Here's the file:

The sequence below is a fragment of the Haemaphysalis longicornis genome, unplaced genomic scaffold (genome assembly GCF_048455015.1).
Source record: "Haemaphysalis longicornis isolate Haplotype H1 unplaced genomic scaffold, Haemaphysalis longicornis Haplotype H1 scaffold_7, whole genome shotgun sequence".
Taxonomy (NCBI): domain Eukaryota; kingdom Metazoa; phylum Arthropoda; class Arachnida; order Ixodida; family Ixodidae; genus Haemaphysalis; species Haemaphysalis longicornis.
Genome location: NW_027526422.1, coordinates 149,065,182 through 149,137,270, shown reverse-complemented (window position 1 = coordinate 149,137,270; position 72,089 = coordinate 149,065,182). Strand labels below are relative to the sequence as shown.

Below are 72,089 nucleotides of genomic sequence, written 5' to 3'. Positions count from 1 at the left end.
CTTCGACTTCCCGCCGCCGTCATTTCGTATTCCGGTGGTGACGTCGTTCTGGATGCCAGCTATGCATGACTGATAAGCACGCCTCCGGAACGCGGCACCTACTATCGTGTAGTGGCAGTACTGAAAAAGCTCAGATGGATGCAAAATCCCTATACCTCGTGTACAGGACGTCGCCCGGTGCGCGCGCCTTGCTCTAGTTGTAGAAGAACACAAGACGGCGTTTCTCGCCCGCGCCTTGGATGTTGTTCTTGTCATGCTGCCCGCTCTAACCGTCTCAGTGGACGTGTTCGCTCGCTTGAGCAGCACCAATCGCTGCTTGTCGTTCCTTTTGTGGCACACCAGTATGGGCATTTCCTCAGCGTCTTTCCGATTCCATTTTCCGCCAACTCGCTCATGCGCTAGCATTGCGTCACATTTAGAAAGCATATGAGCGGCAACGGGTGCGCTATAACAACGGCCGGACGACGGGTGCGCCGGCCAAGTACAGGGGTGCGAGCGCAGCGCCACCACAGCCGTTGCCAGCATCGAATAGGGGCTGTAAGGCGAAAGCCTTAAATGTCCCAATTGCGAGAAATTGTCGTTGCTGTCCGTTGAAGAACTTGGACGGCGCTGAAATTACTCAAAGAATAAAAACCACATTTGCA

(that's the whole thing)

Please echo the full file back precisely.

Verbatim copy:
The sequence below is a fragment of the Haemaphysalis longicornis genome, unplaced genomic scaffold (genome assembly GCF_048455015.1).
Source record: "Haemaphysalis longicornis isolate Haplotype H1 unplaced genomic scaffold, Haemaphysalis longicornis Haplotype H1 scaffold_7, whole genome shotgun sequence".
Taxonomy (NCBI): domain Eukaryota; kingdom Metazoa; phylum Arthropoda; class Arachnida; order Ixodida; family Ixodidae; genus Haemaphysalis; species Haemaphysalis longicornis.
Genome location: NW_027526422.1, coordinates 149,065,182 through 149,137,270, shown reverse-complemented (window position 1 = coordinate 149,137,270; position 72,089 = coordinate 149,065,182). Strand labels below are relative to the sequence as shown.

Below are 72,089 nucleotides of genomic sequence, written 5' to 3'. Positions count from 1 at the left end.
CTTCGACTTCCCGCCGCCGTCATTTCGTATTCCGGTGGTGACGTCGTTCTGGATGCCAGCTATGCATGACTGATAAGCACGCCTCCGGAACGCGGCACCTACTATCGTGTAGTGGCAGTACTGAAAAAGCTCAGATGGATGCAAAATCCCTATACCTCGTGTACAGGACGTCGCCCGGTGCGCGCGCCTTGCTCTAGTTGTAGAAGAACACAAGACGGCGTTTCTCGCCCGCGCCTTGGATGTTGTTCTTGTCATGCTGCCCGCTCTAACCGTCTCAGTGGACGTGTTCGCTCGCTTGAGCAGCACCAATCGCTGCTTGTCGTTCCTTTTGTGGCACACCAGTATGGGCATTTCCTCAGCGTCTTTCCGATTCCATTTTCCGCCAACTCGCTCATGCGCTAGCATTGCGTCACATTTAGAAAGCATATGAGCGGCAACGGGTGCGCTATAACAACGGCCGGACGACGGGTGCGCCGGCCAAGTACAGGGGTGCGAGCGCAGCGCCACCACAGCCGTTGCCAGCATCGAATAGGGGCTGTAAGGCGAAAGCCTTAAATGTCCCAATTGCGAGAAATTGTCGTTGCTGTCCGTTGAAGAACTTGGACGGCGCTGAAATTACTCAAAGAATAAAAACCACATTTGCA